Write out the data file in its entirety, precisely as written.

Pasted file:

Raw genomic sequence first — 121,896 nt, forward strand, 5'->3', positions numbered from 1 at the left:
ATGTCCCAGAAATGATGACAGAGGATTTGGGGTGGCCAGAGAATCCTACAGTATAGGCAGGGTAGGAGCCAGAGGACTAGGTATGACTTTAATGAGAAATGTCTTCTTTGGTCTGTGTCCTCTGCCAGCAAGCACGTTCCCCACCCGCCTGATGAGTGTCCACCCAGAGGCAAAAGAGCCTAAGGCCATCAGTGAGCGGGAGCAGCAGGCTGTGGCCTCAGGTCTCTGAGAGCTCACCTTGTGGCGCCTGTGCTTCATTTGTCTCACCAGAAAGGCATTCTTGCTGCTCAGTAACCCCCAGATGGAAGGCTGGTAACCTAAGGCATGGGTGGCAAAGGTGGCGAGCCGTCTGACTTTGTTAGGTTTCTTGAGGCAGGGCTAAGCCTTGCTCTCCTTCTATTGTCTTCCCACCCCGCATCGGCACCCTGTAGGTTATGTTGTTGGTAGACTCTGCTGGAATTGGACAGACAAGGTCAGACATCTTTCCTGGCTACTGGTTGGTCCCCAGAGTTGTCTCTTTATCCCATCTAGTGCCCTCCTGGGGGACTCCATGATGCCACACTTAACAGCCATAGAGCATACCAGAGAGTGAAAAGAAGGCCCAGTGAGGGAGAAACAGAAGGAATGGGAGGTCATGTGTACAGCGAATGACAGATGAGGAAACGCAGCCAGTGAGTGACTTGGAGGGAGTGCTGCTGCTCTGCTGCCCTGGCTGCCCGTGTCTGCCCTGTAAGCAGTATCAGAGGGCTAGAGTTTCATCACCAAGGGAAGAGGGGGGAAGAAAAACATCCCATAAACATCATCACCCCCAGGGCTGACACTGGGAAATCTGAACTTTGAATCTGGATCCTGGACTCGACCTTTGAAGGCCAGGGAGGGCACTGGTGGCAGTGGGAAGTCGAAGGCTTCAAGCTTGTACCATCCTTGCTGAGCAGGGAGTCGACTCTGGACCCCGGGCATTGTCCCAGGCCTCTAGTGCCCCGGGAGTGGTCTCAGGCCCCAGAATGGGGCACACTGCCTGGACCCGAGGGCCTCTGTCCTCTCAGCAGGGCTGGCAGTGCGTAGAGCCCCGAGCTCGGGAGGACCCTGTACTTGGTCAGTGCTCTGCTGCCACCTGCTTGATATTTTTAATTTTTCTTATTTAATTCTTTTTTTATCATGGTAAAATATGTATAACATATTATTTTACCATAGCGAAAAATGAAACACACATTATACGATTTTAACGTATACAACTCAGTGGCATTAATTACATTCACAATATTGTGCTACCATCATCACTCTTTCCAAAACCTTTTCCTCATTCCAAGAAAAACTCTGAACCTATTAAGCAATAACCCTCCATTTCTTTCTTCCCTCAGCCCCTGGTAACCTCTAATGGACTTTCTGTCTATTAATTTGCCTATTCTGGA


Raw genomic sequence first — 121,896 nt, forward strand, 5'->3', positions numbered from 1 at the left:
ATGTCCCAGAAATGATGACAGAGGATTTGGGGTGGCCAGAGAATCCTACAGTATAGGCAGGGTAGGAGCCAGAGGACTAGGTATGACTTTAATGAGAAATGTCTTCTTTGGTCTGTGTCCTCTGCCAGCAAGCACGTTCCCCACCCGCCTGATGAGTGTCCACCCAGAGGCAAAAGAGCCTAAGGCCATCAGTGAGCGGGAGCAGCAGGCTGTGGCCTCAGGTCTCTGAGAGCTCACCTTGTGGCGCCTGTGCTTCATTTGTCTCACCAGAAAGGCATTCTTGCTGCTCAGTAACCCCCAGATGGAAGGCTGGTAACCTAAGGCATGGGTGGCAAAGGTGGCGAGCCGTCTGACTTTGTTAGGTTTCTTGAGGCAGGGCTAAGCCTTGCTCTCCTTCTATTGTCTTCCCACCCCGCATCGGCACCCTGTAGGTTATGTTGTTGGTAGACTCTGCTGGAATTGGACAGACAAGGTCAGACATCTTTCCTGGCTACTGGTTGGTCCCCAGAGTTGTCTCTTTATCCCATCTAGTGCCCTCCTGGGGGACTCCATGATGCCACACTTAACAGCCATAGAGCATACCAGAGAGTGAAAAGAAGGCCCAGTGAGGGAGAAACAGAAGGAATGGGAGGTCATGTGTACAGCGAATGACAGATGAGGAAACGCAGCCAGTGAGTGACTTGGAGGGAGTGCTGCTGCTCTGCTGCCCTGGCTGCCCGTGTCTGCCCTGTAAGCAGTATCAGAGGGCTAGAGTTTCATCACCAAGGGAAGAGGGGGGAAGAAAAACATCCCATAAACATCATCACCCCCAGGGCTGACACTGGGAAATCTGAACTTTGAATCTGGATCCTGGACTCGACCTTTGAAGGCCAGGGAGGGCACTGGTGGCAGTGGGAAGTCGAAGGCTTCAAGCTTGTACCATCCTTGCTGAGCAGGGAGTCGACTCTGGACCCCGGGCATTGTCCCAGGCCTCTAGTGCCCCGGGAGTGGTCTCAGGCCCCAGAATGGGGCACACTGCCTGGACCCGAGGGCCTCTGTCCTCTCAGCAGGGCTGGCAGTGCGTAGAGCCCCGAGCTCGGGAGGACCCTGTACTTGGTCAGTGCTCTGCTGCCACCTGCTTGATATTTTTAATTTTTCTTATTTAATTCTTTTTTTATCATGGTAAAATATGTATAACATATTATTTTACCATAGCGAAAAATGAAACACACATTATACGATTTTAACGTATACAACTCAGTGGCATTAATTACATTCACAATATTGTGCTACCATCATCACTCTTTCCAAAACCTTTTCCTCATTCCAAGAAAAACTCTGAACCTATTAAGCAATAACCCTCCATTTCTTTCTTCCCTCAGCCCCTGGTAACCTCTAATGGACTTTCTGTCTATTAATTTGCCTATTCTGGA